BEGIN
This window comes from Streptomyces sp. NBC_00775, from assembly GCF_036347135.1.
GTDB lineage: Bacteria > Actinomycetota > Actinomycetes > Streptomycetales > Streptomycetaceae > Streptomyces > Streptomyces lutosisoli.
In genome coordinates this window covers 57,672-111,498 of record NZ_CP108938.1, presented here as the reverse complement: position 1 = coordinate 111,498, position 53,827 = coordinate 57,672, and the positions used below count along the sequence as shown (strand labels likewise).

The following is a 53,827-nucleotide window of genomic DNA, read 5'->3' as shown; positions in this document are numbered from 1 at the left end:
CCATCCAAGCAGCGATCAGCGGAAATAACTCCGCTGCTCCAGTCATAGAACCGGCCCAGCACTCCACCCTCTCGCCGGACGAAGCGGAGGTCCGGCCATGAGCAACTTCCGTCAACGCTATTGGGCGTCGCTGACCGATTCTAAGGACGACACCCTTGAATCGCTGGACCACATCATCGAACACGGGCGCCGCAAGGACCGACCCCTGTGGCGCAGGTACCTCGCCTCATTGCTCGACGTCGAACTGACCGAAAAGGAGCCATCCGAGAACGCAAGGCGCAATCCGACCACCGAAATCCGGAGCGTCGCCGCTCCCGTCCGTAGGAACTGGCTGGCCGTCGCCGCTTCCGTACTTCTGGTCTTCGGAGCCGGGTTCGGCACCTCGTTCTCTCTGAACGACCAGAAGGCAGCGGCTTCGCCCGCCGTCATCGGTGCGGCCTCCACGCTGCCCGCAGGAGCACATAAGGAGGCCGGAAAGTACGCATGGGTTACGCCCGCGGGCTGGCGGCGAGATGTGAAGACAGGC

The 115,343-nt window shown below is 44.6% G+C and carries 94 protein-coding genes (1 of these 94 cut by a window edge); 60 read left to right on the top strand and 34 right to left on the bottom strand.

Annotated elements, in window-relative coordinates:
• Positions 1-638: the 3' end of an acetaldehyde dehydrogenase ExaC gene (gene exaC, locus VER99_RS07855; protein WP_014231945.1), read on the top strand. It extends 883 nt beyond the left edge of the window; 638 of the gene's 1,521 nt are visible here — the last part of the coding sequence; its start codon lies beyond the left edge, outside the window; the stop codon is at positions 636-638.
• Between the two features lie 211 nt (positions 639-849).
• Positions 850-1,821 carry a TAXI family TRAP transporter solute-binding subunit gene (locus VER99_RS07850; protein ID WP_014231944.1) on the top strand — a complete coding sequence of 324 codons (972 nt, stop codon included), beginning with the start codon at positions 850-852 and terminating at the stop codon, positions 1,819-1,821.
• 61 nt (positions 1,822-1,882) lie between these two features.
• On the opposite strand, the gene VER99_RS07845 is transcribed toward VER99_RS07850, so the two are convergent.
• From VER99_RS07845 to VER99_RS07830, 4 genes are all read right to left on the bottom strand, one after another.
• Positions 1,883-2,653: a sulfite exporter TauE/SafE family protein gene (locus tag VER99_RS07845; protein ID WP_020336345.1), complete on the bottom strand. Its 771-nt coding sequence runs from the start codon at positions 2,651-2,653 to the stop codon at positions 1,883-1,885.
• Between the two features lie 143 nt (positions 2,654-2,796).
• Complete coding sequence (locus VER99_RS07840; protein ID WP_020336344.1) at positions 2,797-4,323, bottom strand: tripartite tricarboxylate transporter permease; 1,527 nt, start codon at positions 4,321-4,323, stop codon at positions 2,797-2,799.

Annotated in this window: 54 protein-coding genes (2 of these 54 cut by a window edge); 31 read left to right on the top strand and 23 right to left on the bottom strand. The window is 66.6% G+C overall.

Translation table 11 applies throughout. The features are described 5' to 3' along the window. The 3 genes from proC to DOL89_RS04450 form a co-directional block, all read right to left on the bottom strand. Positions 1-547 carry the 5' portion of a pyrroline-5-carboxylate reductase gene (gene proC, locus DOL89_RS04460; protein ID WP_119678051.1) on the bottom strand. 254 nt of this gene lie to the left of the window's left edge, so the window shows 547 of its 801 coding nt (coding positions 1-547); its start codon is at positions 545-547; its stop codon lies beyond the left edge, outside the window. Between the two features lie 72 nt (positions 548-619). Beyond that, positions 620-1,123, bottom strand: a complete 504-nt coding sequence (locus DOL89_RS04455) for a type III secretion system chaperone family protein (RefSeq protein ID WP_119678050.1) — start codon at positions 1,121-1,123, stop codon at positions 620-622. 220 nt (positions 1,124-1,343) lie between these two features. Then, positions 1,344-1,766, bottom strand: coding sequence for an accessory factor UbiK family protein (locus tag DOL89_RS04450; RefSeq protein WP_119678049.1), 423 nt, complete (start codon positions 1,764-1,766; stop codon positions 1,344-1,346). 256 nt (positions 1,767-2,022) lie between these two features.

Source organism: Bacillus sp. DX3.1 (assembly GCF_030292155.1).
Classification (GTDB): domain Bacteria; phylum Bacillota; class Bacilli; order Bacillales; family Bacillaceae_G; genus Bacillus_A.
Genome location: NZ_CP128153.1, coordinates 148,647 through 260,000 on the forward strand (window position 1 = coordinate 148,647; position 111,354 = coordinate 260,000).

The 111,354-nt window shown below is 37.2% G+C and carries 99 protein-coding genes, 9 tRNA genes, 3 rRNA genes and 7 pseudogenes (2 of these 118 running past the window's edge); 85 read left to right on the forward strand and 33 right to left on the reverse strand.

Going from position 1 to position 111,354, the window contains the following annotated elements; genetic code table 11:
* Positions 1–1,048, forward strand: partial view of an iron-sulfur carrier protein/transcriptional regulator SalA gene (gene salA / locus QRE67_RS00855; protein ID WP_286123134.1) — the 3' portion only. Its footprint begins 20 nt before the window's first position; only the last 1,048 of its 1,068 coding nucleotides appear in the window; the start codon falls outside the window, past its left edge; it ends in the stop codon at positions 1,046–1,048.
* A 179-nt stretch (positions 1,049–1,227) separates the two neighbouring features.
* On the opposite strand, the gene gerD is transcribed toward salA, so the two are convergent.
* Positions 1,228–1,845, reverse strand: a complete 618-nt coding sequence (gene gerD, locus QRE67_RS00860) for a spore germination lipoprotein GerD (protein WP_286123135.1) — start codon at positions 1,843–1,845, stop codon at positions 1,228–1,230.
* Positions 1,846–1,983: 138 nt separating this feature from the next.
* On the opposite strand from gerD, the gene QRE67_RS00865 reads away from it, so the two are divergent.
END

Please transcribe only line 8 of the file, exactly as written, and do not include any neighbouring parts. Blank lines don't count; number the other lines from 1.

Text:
• Positions 1-638: the 3' end of an acetaldehyde dehydrogenase ExaC gene (gene exaC, locus VER99_RS07855; protein WP_014231945.1), read on the top strand. It extends 883 nt beyond the left edge of the window; 638 of the gene's 1,521 nt are visible here — the last part of the coding sequence; its start codon lies beyond the left edge, outside the window; the stop codon is at positions 636-638.